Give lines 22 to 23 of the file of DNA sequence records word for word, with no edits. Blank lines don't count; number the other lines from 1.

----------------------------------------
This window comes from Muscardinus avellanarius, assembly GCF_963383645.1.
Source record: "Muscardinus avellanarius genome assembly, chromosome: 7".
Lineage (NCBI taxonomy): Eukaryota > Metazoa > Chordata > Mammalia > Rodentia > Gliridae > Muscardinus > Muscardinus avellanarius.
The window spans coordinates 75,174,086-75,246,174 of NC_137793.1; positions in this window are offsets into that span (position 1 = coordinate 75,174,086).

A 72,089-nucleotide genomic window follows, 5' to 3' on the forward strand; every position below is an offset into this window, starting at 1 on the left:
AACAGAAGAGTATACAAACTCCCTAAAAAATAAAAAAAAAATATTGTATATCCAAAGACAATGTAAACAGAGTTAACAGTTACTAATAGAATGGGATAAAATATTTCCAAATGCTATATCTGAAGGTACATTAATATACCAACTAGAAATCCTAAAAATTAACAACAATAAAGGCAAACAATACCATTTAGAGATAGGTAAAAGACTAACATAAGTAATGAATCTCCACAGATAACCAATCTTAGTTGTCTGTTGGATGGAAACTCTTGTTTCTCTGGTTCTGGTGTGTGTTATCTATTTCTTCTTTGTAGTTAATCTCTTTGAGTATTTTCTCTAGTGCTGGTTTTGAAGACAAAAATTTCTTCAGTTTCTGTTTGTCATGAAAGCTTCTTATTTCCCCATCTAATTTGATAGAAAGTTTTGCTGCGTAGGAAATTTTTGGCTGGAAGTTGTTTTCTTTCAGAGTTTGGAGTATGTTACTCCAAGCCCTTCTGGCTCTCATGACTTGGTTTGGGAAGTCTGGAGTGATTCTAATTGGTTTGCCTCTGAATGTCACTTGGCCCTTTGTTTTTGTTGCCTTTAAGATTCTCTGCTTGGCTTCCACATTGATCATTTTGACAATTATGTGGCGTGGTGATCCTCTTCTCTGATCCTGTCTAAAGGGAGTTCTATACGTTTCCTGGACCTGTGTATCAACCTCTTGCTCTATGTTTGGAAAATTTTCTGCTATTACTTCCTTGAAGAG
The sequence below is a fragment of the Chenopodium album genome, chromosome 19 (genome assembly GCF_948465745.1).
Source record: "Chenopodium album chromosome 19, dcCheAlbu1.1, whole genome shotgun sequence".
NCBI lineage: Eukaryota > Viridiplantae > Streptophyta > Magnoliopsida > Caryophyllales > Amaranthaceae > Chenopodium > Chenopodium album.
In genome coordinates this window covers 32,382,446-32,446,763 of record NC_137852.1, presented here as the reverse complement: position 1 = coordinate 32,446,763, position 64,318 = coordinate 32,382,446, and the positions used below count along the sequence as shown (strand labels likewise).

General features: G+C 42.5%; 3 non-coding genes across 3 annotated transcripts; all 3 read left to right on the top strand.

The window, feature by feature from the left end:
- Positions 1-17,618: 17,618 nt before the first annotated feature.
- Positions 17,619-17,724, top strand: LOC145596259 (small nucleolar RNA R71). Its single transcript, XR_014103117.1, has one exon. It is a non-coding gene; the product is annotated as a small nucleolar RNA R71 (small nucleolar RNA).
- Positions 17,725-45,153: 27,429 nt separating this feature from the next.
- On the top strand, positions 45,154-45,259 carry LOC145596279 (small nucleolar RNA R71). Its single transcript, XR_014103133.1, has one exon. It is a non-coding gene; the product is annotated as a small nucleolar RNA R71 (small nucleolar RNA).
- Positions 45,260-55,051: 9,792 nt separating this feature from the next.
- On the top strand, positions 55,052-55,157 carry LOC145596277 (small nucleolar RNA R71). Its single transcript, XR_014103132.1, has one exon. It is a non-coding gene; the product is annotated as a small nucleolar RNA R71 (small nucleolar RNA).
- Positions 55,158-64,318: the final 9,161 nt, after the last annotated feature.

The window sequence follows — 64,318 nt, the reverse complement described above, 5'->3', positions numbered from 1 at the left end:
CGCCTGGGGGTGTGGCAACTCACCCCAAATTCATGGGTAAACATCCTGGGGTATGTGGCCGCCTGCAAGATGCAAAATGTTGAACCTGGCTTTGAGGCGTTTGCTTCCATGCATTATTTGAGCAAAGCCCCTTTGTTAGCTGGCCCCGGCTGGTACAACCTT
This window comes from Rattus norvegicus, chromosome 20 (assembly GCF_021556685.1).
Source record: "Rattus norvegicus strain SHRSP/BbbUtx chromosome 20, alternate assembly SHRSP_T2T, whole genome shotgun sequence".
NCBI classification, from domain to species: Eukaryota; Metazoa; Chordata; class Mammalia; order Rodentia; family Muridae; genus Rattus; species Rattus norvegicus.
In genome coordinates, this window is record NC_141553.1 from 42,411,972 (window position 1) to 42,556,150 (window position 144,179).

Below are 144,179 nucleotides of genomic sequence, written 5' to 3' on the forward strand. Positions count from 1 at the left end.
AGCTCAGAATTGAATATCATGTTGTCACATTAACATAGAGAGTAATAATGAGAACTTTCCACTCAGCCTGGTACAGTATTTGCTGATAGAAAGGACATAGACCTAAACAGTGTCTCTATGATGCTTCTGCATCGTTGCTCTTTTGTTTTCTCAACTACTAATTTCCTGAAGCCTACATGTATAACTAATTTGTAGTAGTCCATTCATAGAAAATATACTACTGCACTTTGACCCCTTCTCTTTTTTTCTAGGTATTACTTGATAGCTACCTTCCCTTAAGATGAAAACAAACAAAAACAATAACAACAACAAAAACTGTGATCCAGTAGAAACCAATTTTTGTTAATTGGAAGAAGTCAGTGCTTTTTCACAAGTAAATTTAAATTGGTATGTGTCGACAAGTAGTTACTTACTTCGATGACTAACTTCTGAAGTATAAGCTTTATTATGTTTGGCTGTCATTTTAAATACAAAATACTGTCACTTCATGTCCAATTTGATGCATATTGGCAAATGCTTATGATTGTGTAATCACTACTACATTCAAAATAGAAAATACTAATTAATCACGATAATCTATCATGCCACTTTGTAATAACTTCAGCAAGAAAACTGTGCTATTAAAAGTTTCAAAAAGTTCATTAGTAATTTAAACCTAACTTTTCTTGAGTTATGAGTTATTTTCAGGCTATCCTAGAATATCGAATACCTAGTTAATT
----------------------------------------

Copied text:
This window comes from Rattus norvegicus, chromosome 20 (assembly GCF_021556685.1).
Source record: "Rattus norvegicus strain SHRSP/BbbUtx chromosome 20, alternate assembly SHRSP_T2T, whole genome shotgun sequence".